ji beseech your society. Hol. Let me hear a staff, a stanza, a verse; Lege, text) is the happiness of life.

Nath. And thank you too: for society (saith the domine. Nath. If love make me forsworn, how shall I cludes it. -Sir, [TO Dull.] I do invite you too; you

Hol. And certes, the text most infallibly con. swcar to love? Ah, never faith could hold, if not to beauty gentles are at their game, and we will to our

shall not say me, nay: pauca verba. Away; the vowed ! recreation.

(Ereunt. (1) Horse adorned with ribbands.

(2) In truth.

your life!

the way.

SCENE III - Another part of the same. Enter These numbers will I tear, and write in prose. Biron, with a paper.

Biron. (Aside.) O, rhymes are guards on wanton

Cupid's hose : Biron. The king he is hunting the deer; I am Disfigure not his slop. coursing myself: they have pitch'd a toil; I am

Long

This same shall go.toiling in a pitch; pitch that defiles; detile!' a foul

(He reads the sonnet. word. Well, sct thee down, sorrow! for so, they Did not the hearenly rhetoric of thine eye say, the fool said, and so say I, and I the fool.

('Gainst whom the world cannot hold argument,) Well proved, wit! By the lord, this love is as mad Persuade my heart to this fa':e perjury? as Ajas: it kills sheep ; it kills me, I a sheep:/ Voros, for thee broke, deserve noi punishment. Well proved again on my side! I will not love: il A woman I forswore ; but, I will prove, I do, hang me; i'faith, I will not. O, but her eye,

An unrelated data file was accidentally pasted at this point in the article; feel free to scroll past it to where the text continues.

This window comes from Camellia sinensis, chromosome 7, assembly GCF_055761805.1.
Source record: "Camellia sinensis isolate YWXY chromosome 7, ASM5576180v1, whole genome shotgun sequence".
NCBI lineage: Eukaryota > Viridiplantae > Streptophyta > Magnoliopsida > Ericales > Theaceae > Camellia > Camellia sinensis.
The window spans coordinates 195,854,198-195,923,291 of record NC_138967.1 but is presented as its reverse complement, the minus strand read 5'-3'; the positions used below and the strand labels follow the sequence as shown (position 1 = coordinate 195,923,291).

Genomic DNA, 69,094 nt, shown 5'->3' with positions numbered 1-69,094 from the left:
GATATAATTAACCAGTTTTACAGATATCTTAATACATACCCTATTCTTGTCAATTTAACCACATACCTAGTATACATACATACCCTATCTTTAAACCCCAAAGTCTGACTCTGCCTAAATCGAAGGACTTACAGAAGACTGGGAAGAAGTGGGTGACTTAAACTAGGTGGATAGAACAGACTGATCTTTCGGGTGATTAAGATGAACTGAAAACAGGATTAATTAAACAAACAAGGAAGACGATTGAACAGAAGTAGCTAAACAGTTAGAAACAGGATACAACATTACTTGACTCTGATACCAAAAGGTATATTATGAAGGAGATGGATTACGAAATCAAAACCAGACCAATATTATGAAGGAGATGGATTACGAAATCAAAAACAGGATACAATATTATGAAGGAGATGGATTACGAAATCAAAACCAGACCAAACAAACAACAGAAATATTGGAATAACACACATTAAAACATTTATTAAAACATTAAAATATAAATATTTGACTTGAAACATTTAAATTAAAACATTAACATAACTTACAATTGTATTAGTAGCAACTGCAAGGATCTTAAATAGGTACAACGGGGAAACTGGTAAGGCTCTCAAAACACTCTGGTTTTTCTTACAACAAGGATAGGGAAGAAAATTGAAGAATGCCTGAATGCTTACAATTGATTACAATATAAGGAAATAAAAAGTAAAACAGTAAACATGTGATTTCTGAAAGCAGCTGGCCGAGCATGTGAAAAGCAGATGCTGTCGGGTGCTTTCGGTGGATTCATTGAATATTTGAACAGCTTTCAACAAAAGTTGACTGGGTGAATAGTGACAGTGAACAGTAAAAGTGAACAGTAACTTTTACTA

Thou being a goddess, I forswore not thee; by this light, but for her eye, I would not love her; My row was earihly, thon a heavenly love ; yes, for her two eyes. Well, I do nothing in the

Thy grace being gained, cures all disgrace in me. world but lic, and lie in my throat. By heaven, 1 Vows are built breath, and breath a vapour is : do love: and it hath taught me to rhymne, and to

Then thou, fuir sun, which on my earth doth be melancholy; and here is part of my rhyme, and shine, here my melancholy. Well, she hath one o' my Exhalost this vapour vow; in thee it is : sonnets already; the clown bore it, the fool sent it,

I broken then, it is no fault of mine ; and the lady hath it: sweet clown, sweeter fool, If by me broke, What fool is not so wise, sweetest lady! By the world, I would not care a Yo lose an oath to win a paradise ? pin if the oiher three were in: Here comes one Biron. (Iside.). This is the liver vein, which with a paper; God give him grace to groan!

makes flesh a deity; [Gets up into a tree. A green goose a goddess : pure, pure idolatry. Enter the King, with a paper.

God amend us, God amend! we are much out o King. Ah me!

Biron. (Aside. ] Shot, by heaven !-Proceea, Enter Dumain, with a paper. sweet Cupid ; thou hast'thumpa him with thy Long. By whom shall I send this ?-Company! bird-bolt under the left pap:-I'laith secrets.

stay.

(Stepping aside. King. (Reads.) So sweet a kiss the golden sun

Biron. (Aside.] All hid, all hid, an old infant gives not

play : To llose fresh morning drops upon the rose, Like a demi-god here sit I in the sky, As thy eye-beams, when their fresh, rays have smote And wretched fools' secrets heedfully o'er-eye.

The night of dew lhat on my checks down flows : More sacks to the mill! O heavens, I have my wish : Nor shines the silver moon one half so bright Dumain transform'd : four woodcocks in a dish!

Through the transparent bosom of the deep, Dum, O most divine Kate! As doth lny face through tears of mine give light; Biron. O most profane coxcomb! [Aside.